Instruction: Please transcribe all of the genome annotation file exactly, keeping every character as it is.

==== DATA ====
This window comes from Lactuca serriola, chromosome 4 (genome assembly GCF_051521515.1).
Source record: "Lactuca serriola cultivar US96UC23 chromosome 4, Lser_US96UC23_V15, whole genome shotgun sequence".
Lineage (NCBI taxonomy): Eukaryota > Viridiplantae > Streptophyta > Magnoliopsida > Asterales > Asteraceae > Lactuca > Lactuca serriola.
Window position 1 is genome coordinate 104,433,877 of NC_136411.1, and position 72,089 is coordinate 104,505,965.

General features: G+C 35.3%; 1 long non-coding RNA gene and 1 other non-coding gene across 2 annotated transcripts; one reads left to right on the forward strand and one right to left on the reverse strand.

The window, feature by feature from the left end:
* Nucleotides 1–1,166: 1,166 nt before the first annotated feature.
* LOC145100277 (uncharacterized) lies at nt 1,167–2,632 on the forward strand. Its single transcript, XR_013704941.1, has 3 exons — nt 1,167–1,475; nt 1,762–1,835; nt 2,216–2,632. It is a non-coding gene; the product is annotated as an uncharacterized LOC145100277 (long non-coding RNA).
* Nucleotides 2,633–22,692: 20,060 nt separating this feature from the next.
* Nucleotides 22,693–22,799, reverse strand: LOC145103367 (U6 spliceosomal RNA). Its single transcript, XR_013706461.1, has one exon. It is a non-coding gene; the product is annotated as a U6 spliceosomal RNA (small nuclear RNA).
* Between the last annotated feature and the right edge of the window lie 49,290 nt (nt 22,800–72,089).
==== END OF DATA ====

This window comes from Lactuca serriola, chromosome 4 (genome assembly GCF_051521515.1).
Source record: "Lactuca serriola cultivar US96UC23 chromosome 4, Lser_US96UC23_V15, whole genome shotgun sequence".
Lineage (NCBI taxonomy): Eukaryota > Viridiplantae > Streptophyta > Magnoliopsida > Asterales > Asteraceae > Lactuca > Lactuca serriola.
Window position 1 is genome coordinate 104,433,877 of NC_136411.1, and position 72,089 is coordinate 104,505,965.

General features: G+C 35.3%; 1 long non-coding RNA gene and 1 other non-coding gene across 2 annotated transcripts; one reads left to right on the forward strand and one right to left on the reverse strand.

The window, feature by feature from the left end:
* Nucleotides 1–1,166: 1,166 nt before the first annotated feature.
* LOC145100277 (uncharacterized) lies at nt 1,167–2,632 on the forward strand. Its single transcript, XR_013704941.1, has 3 exons — nt 1,167–1,475; nt 1,762–1,835; nt 2,216–2,632. It is a non-coding gene; the product is annotated as an uncharacterized LOC145100277 (long non-coding RNA).
* Nucleotides 2,633–22,692: 20,060 nt separating this feature from the next.
* Nucleotides 22,693–22,799, reverse strand: LOC145103367 (U6 spliceosomal RNA). Its single transcript, XR_013706461.1, has one exon. It is a non-coding gene; the product is annotated as a U6 spliceosomal RNA (small nuclear RNA).
* Between the last annotated feature and the right edge of the window lie 49,290 nt (nt 22,800–72,089).